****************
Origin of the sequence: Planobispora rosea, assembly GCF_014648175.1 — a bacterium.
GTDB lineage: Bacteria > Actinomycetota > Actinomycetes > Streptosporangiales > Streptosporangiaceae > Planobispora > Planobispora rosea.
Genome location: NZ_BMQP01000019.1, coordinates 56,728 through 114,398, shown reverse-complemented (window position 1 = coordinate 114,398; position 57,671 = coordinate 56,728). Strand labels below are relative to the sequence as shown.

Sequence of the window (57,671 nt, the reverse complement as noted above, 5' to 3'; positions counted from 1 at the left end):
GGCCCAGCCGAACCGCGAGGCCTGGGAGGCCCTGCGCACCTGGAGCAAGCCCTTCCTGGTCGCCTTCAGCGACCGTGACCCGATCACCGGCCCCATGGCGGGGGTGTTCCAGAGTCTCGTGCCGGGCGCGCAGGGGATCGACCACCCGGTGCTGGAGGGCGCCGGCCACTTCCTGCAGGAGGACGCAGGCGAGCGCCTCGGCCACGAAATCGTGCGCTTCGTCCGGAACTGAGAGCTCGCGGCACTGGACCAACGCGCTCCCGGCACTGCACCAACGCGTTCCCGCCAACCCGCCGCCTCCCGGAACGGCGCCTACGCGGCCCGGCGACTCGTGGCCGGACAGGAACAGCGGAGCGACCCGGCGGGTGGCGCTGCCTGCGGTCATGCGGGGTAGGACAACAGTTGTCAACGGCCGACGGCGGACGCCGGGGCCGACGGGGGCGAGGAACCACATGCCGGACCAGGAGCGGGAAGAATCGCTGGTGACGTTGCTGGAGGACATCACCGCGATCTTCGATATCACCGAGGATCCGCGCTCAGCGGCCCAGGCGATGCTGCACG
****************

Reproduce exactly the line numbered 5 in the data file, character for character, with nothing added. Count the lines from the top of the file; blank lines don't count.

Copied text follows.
GGCCCAGCCGAACCGCGAGGCCTGGGAGGCCCTGCGCACCTGGAGCAAGCCCTTCCTGGTCGCCTTCAGCGACCGTGACCCGATCACCGGCCCCATGGCGGGGGTGTTCCAGAGTCTCGTGCCGGGCGCGCAGGGGATCGACCACCCGGTGCTGGAGGGCGCCGGCCACTTCCTGCAGGAGGACGCAGGCGAGCGCCTCGGCCACGAAATCGTGCGCTTCGTCCGGAACTGAGAGCTCGCGGCACTGGACCAACGCGCTCCCGGCACTGCACCAACGCGTTCCCGCCAACCCGCCGCCTCCCGGAACGGCGCCTACGCGGCCCGGCGACTCGTGGCCGGACAGGAACAGCGGAGCGACCCGGCGGGTGGCGCTGCCTGCGGTCATGCGGGGTAGGACAACAGTTGTCAACGGCCGACGGCGGACGCCGGGGCCGACGGGGGCGAGGAACCACATGCCGGACCAGGAGCGGGAAGAATCGCTGGTGACGTTGCTGGAGGACATCACCGCGATCTTCGATATCACCGAGGATCCGCGCTCAGCGGCCCAGGCGATGCTGCACG